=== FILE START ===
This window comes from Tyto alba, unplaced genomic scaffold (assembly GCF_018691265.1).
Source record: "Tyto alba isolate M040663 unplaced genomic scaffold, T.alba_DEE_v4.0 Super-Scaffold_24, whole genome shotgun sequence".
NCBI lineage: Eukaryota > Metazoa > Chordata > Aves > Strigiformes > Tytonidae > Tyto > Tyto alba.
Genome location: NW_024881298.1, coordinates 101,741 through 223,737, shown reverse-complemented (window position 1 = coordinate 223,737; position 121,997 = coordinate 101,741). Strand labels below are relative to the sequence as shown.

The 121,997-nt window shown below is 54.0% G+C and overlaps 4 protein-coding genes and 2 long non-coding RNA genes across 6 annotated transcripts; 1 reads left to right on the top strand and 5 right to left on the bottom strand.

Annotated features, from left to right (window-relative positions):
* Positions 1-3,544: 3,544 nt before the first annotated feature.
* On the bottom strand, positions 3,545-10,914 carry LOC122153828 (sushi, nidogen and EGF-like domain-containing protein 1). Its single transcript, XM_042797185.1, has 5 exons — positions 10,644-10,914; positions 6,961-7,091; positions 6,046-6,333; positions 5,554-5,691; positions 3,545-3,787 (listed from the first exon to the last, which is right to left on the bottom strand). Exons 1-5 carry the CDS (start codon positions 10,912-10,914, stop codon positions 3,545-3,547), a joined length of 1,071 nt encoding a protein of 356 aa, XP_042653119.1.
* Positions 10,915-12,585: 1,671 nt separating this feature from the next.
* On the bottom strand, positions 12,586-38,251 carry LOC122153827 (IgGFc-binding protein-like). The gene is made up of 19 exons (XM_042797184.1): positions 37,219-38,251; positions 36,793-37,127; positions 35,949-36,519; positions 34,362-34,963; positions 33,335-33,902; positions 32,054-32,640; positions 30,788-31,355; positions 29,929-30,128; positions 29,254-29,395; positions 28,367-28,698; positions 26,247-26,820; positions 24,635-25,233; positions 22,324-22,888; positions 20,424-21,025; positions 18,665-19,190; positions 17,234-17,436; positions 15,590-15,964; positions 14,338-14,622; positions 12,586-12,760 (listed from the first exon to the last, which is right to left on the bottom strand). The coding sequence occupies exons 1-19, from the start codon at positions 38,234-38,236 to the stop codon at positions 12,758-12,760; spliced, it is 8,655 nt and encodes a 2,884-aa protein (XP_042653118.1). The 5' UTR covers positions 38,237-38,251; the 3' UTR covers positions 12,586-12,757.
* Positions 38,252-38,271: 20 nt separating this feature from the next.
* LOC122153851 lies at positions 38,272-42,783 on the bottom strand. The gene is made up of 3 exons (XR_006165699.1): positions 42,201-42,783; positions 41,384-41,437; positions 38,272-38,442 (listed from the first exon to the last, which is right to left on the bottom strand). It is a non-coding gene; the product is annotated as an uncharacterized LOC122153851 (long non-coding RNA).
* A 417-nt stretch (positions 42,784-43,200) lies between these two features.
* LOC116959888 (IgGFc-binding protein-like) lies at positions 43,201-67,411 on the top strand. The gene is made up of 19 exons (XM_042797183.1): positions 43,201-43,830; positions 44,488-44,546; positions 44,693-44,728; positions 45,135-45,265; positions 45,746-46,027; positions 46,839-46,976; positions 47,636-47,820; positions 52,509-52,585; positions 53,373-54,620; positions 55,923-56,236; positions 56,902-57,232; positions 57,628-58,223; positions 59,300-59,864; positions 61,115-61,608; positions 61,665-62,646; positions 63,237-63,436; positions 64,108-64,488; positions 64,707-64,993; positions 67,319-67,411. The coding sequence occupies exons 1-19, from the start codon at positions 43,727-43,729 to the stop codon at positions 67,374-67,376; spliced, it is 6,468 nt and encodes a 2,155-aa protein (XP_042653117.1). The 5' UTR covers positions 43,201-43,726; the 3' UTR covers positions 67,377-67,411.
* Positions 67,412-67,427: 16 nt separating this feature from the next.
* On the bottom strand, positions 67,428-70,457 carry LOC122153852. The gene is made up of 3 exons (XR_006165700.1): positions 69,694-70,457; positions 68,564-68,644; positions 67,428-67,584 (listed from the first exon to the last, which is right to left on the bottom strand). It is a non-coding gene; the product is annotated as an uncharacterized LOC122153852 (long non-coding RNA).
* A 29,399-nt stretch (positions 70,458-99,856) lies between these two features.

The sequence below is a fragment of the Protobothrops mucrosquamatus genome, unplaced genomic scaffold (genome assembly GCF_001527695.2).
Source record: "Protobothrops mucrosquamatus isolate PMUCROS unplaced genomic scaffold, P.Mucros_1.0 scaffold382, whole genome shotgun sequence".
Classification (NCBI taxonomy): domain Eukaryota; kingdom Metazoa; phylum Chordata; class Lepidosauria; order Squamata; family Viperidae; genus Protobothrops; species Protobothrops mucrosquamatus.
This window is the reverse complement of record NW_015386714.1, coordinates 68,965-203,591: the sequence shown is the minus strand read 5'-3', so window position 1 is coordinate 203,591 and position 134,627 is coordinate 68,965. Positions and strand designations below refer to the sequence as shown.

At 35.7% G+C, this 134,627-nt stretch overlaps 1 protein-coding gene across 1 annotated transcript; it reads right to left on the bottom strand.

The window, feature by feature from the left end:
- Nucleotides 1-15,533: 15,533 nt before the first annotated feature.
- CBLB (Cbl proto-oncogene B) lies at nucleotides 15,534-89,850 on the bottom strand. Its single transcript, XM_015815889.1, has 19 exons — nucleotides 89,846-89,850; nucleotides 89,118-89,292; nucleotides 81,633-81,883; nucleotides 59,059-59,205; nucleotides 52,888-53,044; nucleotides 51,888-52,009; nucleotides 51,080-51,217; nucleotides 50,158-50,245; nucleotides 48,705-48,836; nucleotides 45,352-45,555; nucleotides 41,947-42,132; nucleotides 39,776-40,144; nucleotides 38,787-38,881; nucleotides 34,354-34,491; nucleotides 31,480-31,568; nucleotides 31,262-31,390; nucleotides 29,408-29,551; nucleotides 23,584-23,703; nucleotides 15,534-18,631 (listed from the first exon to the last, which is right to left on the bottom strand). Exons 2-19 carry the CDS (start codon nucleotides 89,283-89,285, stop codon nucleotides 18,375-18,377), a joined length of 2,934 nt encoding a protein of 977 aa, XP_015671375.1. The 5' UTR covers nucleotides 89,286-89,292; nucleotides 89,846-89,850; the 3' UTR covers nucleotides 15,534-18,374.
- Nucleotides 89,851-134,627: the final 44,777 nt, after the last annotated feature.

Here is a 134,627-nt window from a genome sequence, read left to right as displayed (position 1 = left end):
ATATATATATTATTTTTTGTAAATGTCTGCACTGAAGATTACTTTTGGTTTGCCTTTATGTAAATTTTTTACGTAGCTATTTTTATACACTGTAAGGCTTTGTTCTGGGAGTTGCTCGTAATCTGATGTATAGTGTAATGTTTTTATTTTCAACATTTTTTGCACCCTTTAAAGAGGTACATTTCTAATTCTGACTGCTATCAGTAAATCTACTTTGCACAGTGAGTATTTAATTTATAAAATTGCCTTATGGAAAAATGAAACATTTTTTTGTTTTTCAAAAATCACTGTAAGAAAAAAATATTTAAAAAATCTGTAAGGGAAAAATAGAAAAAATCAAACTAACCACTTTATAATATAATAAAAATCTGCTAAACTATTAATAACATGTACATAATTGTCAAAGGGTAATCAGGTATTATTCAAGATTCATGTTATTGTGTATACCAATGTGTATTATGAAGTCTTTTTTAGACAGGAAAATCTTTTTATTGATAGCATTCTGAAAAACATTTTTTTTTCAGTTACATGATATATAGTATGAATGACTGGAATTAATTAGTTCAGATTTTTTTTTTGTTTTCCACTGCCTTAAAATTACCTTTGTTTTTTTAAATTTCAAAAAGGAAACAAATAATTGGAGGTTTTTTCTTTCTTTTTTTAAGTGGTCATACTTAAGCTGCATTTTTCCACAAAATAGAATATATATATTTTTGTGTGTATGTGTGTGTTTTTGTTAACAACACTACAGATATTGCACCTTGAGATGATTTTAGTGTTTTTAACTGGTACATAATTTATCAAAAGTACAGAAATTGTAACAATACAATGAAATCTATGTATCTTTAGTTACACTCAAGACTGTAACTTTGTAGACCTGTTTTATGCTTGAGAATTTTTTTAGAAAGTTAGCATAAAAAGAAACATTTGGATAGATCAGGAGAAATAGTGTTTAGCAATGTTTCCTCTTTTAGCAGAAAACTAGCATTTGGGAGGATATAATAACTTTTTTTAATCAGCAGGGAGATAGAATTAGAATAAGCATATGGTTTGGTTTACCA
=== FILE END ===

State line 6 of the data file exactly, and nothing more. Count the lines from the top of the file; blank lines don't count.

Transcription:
Annotated features, from left to right (window-relative positions):